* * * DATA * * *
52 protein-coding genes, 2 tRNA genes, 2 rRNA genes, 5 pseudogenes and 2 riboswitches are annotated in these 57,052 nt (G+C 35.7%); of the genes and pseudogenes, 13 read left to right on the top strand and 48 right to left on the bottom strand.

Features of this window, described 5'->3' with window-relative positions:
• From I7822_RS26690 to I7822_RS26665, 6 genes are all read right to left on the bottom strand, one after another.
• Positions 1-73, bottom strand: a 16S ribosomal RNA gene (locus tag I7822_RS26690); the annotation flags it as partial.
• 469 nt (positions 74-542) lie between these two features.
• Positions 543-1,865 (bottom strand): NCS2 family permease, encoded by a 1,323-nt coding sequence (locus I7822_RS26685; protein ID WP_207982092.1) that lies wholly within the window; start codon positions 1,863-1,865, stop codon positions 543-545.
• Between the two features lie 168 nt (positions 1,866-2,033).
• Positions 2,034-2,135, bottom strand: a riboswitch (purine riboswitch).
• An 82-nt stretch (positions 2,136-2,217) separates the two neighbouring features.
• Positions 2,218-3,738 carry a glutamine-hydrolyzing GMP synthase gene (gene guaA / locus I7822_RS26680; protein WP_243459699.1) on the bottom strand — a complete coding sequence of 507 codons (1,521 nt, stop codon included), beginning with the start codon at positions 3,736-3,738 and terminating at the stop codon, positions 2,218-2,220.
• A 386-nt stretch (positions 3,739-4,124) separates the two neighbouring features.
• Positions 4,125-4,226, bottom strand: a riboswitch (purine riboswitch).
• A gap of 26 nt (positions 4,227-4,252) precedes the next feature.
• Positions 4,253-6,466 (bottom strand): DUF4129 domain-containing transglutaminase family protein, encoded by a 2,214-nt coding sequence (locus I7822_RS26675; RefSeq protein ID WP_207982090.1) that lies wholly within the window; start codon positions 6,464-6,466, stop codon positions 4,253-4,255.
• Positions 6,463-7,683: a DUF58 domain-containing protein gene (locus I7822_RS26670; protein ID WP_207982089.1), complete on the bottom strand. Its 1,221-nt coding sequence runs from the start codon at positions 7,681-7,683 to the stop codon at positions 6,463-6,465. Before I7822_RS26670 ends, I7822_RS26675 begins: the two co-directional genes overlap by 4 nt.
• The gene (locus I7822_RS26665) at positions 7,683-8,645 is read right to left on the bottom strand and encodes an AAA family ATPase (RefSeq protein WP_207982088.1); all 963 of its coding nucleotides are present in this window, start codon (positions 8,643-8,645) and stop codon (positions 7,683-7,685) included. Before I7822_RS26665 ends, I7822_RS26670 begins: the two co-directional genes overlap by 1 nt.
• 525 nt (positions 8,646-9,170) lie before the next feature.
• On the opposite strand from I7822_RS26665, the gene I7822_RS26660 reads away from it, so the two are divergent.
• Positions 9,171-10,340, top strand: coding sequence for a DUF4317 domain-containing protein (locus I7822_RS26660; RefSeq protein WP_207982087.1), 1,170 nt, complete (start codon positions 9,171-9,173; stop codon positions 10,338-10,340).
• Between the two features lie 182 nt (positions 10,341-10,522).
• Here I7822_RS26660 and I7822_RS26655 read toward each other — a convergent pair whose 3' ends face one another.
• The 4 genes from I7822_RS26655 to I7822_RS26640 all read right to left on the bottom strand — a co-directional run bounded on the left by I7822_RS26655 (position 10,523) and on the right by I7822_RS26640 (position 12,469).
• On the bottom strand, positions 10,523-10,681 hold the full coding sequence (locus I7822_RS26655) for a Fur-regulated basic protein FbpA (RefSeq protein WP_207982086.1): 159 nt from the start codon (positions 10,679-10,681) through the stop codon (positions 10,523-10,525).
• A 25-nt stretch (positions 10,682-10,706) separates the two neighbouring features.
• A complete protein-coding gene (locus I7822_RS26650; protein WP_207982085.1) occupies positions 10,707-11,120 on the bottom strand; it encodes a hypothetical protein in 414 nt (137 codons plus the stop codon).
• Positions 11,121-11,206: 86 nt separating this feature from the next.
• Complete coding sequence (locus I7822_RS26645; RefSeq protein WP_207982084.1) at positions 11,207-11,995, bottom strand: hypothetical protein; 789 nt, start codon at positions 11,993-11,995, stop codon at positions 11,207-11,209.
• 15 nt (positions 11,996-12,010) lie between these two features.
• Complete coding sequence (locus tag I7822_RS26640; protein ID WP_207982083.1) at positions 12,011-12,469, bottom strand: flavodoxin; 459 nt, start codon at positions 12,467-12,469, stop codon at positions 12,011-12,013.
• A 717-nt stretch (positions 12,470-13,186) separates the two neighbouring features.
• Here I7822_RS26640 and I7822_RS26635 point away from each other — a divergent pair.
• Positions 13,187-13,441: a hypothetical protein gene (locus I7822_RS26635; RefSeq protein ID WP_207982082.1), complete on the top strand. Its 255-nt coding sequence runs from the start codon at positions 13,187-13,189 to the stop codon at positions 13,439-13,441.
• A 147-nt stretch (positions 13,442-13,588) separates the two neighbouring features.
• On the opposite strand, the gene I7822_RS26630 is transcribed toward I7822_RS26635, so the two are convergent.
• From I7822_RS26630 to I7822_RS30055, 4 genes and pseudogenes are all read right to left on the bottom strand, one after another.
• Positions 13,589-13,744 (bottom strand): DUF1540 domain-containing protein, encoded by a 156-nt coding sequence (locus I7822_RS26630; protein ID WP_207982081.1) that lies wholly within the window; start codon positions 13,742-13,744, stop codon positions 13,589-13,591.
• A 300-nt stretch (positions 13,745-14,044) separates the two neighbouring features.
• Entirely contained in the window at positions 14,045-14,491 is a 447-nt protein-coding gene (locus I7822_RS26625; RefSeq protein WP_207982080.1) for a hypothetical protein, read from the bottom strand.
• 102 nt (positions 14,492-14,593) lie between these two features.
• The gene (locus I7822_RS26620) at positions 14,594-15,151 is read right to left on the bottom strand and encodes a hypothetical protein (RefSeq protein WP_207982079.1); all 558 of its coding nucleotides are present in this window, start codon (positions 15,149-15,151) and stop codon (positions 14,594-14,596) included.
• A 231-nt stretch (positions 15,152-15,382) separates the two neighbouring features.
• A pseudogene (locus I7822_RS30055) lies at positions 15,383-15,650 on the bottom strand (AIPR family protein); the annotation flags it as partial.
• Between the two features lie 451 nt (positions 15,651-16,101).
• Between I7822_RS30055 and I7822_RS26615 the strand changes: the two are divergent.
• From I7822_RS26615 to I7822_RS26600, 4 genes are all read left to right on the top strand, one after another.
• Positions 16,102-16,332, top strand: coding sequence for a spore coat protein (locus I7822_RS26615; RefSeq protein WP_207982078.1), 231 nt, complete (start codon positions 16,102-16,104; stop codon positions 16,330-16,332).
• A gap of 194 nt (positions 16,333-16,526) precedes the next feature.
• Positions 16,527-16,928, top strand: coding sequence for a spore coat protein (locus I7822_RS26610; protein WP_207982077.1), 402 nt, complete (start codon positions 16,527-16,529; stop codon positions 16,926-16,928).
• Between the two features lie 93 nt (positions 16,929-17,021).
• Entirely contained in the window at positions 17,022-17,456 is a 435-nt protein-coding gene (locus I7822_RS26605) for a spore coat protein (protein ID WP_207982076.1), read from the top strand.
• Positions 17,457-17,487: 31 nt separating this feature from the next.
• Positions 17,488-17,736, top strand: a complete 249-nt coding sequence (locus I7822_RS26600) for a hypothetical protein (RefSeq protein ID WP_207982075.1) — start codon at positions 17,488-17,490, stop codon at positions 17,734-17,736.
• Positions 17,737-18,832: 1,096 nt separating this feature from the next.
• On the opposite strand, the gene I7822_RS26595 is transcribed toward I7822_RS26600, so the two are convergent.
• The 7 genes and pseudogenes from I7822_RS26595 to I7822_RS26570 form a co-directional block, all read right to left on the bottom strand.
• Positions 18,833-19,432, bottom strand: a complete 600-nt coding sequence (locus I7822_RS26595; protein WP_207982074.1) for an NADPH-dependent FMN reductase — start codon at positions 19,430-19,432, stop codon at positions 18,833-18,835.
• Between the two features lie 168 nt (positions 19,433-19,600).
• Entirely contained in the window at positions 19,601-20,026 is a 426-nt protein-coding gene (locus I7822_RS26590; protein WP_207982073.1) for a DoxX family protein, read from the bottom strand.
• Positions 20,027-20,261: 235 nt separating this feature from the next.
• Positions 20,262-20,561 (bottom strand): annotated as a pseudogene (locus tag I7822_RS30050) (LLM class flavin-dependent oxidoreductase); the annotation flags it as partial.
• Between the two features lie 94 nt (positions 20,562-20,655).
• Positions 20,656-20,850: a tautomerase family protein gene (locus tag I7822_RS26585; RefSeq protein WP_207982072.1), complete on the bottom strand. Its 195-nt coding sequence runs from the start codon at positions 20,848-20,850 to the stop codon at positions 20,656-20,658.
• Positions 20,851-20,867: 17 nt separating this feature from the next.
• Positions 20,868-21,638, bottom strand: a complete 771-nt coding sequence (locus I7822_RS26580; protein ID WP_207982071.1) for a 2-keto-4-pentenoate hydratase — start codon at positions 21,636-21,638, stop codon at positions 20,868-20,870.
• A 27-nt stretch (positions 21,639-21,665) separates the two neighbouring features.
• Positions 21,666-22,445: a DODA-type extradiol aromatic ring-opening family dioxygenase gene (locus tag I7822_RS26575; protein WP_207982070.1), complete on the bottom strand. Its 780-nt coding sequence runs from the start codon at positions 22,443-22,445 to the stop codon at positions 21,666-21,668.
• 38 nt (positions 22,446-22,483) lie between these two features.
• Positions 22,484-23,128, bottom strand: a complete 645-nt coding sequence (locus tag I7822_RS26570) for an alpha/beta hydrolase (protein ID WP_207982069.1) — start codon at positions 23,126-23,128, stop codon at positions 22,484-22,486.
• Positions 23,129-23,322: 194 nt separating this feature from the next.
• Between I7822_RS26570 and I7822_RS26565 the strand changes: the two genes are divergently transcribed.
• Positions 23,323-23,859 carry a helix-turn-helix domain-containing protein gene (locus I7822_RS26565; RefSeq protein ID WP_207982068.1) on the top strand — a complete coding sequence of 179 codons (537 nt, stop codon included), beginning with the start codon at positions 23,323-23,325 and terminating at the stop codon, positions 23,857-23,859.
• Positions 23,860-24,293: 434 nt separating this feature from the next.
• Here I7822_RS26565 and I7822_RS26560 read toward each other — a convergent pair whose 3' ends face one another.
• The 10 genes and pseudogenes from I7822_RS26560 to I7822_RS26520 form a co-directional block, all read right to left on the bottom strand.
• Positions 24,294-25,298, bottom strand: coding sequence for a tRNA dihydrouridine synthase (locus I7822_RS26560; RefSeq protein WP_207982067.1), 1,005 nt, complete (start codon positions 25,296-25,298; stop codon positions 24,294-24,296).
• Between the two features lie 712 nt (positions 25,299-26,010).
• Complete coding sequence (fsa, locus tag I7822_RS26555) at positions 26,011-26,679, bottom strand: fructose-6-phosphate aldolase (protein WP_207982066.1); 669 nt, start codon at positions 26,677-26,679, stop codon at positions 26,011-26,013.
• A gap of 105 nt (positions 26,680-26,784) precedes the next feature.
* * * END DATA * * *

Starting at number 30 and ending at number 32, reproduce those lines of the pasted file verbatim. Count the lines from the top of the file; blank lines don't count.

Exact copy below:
• A 717-nt stretch (positions 12,470-13,186) separates the two neighbouring features.
• Here I7822_RS26640 and I7822_RS26635 point away from each other — a divergent pair.
• Positions 13,187-13,441: a hypothetical protein gene (locus I7822_RS26635; RefSeq protein ID WP_207982082.1), complete on the top strand. Its 255-nt coding sequence runs from the start codon at positions 13,187-13,189 to the stop codon at positions 13,439-13,441.